Take a game like Undertale: whenever a character "talks", the text is printed out one by one, and a sound is played for each letter, as if the character is actually talking (even if it's just gibberish). These sounds are usually different for each character. What are those types of sounds called? If I wanted to get placeholder sounds for such a dialog system, how do I find them?

  • \$\begingroup\$ I am not sure that if it is exactly what you are asking but the answer might be 8-Bit Sound? \$\endgroup\$
    – Tolga Şen
    Commented May 27, 2017 at 21:39
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    \$\begingroup\$ @TolgaŞen I don't think so. \$\endgroup\$
    – Mast
    Commented May 28, 2017 at 11:33
  • \$\begingroup\$ The Animal Crossing series just names their default babbling "Animalese", so maybe other games just make up a name? \$\endgroup\$
    – user45266
    Commented Mar 14, 2020 at 23:13

3 Answers 3


TV Tropes calls this Voice Grunting:

Voice acting is ubiquitous in video games today, but in the old days, when budgets were smaller, sound hardware was more basic, and disk/cartridge space was limited, developers had to resort to text. In games where story was emphasized, they figured some of the drama was lost when a potentially emotional scene was pantomimed like a silent movie. So some games incorporated "sort of" voice acting, in two forms.

One form is a sort of beeps at various pitches, generally speeding up or slowing down depending on how quickly the speaker is talking. ...

Or, when the sounds are nonsense syllables rather than beeps & typing, Speaking Simlish:

The language of NPCs and other AI constructs in simulation games and some RPGs, made up of nonsense sounds strung together like actual words. It's not a cypher, normal speech spoken backwards or anything like that, it is quite simply gibberish or "Simlish" as the Sims Manual says

This became especially popular in cartridge and floppy-based releases once fully voiced CD-ROM releases began showing up, as something of a compromise between the expression provided by voice acting and the enormous amount of storage required for it

Something like the voices in Banjo Kazooie could be considered either of the above, I'd say.

  • \$\begingroup\$ some of the drama was lost when a potentially emotional scene was pantomimed like a silent movie - yet in games like Final Fantasy VI the music contributes to the tone/feel/drama in a major way. \$\endgroup\$ Commented May 28, 2017 at 14:58
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    \$\begingroup\$ Yeah, I don't necessarily agree with the analysis in the quoted articles, I was just looking for some external reference to define the appropriate terms. \$\endgroup\$
    – DMGregory
    Commented May 28, 2017 at 15:00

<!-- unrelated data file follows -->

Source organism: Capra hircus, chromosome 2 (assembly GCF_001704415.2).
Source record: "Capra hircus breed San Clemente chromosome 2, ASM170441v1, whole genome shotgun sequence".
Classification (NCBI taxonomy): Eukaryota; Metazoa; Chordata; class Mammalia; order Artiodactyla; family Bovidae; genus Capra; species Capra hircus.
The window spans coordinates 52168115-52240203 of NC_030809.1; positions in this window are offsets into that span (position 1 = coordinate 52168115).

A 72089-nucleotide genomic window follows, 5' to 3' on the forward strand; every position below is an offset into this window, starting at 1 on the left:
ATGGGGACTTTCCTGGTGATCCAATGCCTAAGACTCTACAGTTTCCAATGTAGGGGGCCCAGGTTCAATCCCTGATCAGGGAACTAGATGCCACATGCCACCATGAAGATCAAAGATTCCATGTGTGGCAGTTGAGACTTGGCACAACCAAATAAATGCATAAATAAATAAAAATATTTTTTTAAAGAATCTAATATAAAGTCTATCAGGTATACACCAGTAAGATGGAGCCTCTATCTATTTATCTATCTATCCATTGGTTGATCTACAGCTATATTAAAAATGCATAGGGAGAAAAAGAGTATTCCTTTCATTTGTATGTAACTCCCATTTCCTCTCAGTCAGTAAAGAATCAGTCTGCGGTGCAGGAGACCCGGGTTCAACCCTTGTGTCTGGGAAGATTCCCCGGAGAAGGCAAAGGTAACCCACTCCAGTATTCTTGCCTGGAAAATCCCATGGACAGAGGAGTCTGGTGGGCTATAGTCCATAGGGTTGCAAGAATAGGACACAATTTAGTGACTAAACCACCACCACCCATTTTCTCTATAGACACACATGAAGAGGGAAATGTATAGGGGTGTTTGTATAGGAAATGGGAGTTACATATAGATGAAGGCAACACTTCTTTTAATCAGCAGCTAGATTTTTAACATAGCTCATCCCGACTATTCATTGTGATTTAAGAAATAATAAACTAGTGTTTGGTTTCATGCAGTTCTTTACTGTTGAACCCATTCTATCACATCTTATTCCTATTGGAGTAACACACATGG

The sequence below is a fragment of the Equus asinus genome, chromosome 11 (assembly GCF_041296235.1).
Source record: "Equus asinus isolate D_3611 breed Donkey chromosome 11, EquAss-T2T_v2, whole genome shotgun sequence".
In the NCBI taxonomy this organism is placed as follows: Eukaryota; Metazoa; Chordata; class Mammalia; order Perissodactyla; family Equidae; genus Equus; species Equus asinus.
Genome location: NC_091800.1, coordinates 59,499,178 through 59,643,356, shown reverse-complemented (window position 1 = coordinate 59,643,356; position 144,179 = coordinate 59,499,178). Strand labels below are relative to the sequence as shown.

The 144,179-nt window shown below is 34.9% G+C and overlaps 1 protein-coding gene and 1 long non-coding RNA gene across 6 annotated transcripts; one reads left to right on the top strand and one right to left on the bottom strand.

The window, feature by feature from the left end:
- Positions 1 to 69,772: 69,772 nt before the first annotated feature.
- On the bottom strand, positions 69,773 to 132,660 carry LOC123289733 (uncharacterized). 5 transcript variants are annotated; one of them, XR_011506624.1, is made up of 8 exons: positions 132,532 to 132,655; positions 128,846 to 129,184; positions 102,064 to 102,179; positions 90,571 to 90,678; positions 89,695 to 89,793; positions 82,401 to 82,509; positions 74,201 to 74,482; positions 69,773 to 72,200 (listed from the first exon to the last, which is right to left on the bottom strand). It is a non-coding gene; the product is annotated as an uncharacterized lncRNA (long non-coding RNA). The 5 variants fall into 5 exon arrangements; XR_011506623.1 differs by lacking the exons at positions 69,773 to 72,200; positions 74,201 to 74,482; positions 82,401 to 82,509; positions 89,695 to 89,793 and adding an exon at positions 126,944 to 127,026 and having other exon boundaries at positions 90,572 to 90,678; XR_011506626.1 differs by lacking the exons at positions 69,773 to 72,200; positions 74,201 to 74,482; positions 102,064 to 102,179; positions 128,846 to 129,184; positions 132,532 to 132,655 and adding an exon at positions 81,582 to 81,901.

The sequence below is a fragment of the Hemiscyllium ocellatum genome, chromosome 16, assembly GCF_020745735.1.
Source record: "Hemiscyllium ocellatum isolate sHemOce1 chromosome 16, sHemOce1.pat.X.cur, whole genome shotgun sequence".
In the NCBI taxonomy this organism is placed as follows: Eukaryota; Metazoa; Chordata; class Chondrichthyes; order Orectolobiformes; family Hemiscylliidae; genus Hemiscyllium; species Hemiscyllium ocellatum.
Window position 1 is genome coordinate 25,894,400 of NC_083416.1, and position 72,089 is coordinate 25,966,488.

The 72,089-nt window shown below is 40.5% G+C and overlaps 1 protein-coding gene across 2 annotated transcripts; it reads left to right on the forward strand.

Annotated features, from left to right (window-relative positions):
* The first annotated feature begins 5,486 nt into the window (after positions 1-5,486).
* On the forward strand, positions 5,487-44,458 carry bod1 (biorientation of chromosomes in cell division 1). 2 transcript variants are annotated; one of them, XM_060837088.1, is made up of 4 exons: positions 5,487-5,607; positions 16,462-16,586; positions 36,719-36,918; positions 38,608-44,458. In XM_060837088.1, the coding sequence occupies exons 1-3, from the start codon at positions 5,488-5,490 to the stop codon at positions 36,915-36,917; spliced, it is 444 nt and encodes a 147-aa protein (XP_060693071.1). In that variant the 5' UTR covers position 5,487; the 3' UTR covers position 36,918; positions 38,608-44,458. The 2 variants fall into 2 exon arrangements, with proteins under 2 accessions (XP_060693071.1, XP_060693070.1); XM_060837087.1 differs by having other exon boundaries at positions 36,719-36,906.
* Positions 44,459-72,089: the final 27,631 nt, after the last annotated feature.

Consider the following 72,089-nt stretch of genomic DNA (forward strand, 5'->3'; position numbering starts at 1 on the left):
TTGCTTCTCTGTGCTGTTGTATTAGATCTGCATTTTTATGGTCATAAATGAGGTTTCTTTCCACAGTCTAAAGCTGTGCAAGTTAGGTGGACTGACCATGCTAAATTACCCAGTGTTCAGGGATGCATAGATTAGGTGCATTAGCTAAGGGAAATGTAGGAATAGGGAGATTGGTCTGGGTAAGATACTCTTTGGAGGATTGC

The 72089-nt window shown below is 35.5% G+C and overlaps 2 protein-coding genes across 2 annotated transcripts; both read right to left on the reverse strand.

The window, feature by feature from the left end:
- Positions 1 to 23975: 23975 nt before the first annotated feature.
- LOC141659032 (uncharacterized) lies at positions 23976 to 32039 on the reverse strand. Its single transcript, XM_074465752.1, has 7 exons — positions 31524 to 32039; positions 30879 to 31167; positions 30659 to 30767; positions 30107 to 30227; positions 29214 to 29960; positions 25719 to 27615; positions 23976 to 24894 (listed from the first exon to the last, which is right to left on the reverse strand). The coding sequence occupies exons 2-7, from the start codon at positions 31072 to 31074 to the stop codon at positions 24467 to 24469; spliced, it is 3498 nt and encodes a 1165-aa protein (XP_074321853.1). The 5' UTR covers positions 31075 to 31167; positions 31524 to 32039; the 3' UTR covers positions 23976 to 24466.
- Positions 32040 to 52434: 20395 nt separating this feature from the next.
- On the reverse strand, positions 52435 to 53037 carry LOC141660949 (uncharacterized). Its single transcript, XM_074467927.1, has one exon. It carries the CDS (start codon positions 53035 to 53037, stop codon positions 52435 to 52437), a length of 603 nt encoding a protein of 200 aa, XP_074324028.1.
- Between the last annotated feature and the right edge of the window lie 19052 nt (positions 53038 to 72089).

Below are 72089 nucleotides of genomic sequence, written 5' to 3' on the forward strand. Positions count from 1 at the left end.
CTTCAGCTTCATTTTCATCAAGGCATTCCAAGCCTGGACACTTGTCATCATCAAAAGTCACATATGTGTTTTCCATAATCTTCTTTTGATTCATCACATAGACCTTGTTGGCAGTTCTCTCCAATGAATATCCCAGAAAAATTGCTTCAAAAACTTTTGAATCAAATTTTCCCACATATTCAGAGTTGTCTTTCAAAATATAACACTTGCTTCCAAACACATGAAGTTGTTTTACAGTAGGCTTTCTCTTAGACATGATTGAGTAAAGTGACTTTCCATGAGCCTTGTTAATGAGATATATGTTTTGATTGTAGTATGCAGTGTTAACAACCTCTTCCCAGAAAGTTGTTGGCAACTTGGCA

There's no specific word to describe this particular effect. On the other hand, we can think of printing words letter by letter and playing a sound for each letter written as a typewriter-like animation. This said, you may call those sounds just 'typewriter typing' or similar.

If you had some sound resources in a project, you could name them 'sndTextTyping1', 'sndTextTyping2'...

If you don't want to rely on those terms and want to know the exact word (in case it actually exists), you may want to ask this question on the English Language & Usage Stack Exchange site.

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    \$\begingroup\$ That would be a logical thing to do if not for the fact that the asker is looking in particular for the game development jargon term, which is more likely to be known here than on a site for learning English usage. \$\endgroup\$
    – user64742
    Commented May 28, 2017 at 5:25

In addition to the other answers, this 'grunting' is used to simplify game localization. This way the developers don't have to hire voice actors in every supported language, and manage those different recordings per region.

To replicate this effect, you could record various random 'syllables' in each voice (10 samples might do). Manually store the number of syllables for each text word in your dialog. Then play a random 'grunt' sound for each syllable in each dialog word. You could fudge it and just play random grunts regardless of the actual number of syllables.

  • \$\begingroup\$ This seems to answer the questions "why is this technique used" or "how do I implement this" — not the questions that were asked "what is this called" and "where can I find placeholder sounds" (the latter resource request generally being considered off-topic for this site) \$\endgroup\$
    – DMGregory
    Commented Jun 4, 2017 at 15:36

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